On behalf of Jeffrey Miller at Friedman, Hirschen, & Miller, LLP
Alcohol is not the only drug that impairs a motorist's ability to drive safely. Several weeks ago the Times Herald-Record of Middletown reported that a 21-year-old New York motorist was sentenced from 5 to 15 years in prison after pleading guilty to aggravated homicide. The motorist had smoked marijuana and taken two Xanax tablets prior to driving.
While driving on Route 32 in the Town of Newburg in 2012, the drugged motorist's Audi reached speeds of over 100 mph. The Audi ultimately collided head-on with another vehicle. The driver whose car was struck head-on sustained severe personal injuries. Specifically, the man's spine was injured requiring multiple surgeries and causing him constant pain. The injured man has not yet regained the full use of one of his hands. Additionally, one of the drugged motorist's passengers died from her crash injuries.
The drugged driver involved in the 2012 Newburg auto accident was under 21 years of age at the time he decided to get high and take two Xanax tablets. The New York State Highway Safety Strategic Plan FFY 2014 observes that drivers under 30 are disproportionately represented among those involved in drug-impaired highway accidents. Moreover, for drivers under 21, drugged driving is actually a more serious issue than drunk driving.
Drugged driving may conjure up images of illicit drug use. That is not necessarily true. The State University of NY at Potsdam advises that even prescription and over-the-counter drugs can impair one's perception and judgment while driving. Just this year news outlets ranging from CNN to the NY Times covered the trial and acquittal of Kerry Kennedy who was charged with driving while under the influence of a drug. Ms. Kennedy stated that she had mistakenly taken a prescription sleeping pill instead of her prescription thyroid medication. The result was that she drove erratically on a New York highway and sideswiped a tractor-trailer.
A recent American Automobile Association study of the impact of medications on senior drivers showed that 78 percent of people 55 or older take medications that could, to one degree or another, impair driving. According to AAA, it is not uncommon to find drivers who have taken two or more impairing drugs at the same time. Unfortunately, says AAA, these prescription meds are sometimes combined with alcohol.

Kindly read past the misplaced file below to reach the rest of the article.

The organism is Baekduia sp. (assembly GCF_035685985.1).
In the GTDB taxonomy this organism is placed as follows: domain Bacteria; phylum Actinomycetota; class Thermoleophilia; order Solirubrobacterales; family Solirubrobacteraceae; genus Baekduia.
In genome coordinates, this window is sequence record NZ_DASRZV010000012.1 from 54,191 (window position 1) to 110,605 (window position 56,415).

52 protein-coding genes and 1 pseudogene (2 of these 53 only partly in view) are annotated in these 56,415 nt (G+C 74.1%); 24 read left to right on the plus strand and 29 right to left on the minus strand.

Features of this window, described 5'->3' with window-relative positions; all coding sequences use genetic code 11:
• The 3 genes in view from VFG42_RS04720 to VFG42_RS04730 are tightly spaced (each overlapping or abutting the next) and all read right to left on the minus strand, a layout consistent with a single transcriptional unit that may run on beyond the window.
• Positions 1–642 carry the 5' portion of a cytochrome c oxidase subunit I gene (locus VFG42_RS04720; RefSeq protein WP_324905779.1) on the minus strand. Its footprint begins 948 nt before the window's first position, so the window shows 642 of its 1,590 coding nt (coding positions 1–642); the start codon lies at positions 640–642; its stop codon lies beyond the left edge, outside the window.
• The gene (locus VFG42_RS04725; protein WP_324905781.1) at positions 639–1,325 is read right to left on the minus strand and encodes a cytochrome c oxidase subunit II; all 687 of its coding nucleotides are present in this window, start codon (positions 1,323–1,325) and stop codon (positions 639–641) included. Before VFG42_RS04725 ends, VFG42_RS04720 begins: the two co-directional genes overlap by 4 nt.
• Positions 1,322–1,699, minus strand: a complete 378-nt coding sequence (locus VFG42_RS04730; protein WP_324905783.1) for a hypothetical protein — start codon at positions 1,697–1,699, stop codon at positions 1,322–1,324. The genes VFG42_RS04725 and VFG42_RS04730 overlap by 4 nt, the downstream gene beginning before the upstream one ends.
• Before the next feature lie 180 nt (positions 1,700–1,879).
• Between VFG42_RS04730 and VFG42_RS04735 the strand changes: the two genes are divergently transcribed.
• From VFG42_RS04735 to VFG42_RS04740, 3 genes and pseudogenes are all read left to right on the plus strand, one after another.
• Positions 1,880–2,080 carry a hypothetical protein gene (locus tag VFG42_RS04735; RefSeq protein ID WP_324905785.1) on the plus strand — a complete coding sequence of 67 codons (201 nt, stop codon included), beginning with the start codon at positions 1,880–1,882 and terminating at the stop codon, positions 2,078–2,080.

New York's response to drugged driving
The authors of New York's Highway Safety Strategic Plan observe that recent studies have documented that the involvement of drugs is a serious issue in fatal crashes, with one out of six fatalities being drug related. As set forth in the Strategic Plan, New York's goal is to reduce drugged driving accidents by:
- Educating police officers to recognize the signs of drugged driving.
- Better training for prosecutors handling drugged driving cases.
- Better training for toxicologists providing expert testimony.
- Educating and making the public aware of the problem.
- Educating young people of the dangers of drugged driving.
- Conducting enforcement in high risk areas for drugged driving.
Seeking legal counsel after a vehicular accident
Driving requires one's utmost attention and good judgment. A motorist needs to be able to react to changing road conditions in a split second. Driving while impaired, whether from drugs or alcohol, means that the driver cannot drive safely. If you or a loved one has been injured due to the negligence of someone who was driving while impaired, you need the assistance and counsel of an experienced personal injury attorney who can discuss the accident and advise you of your legal options under New York law.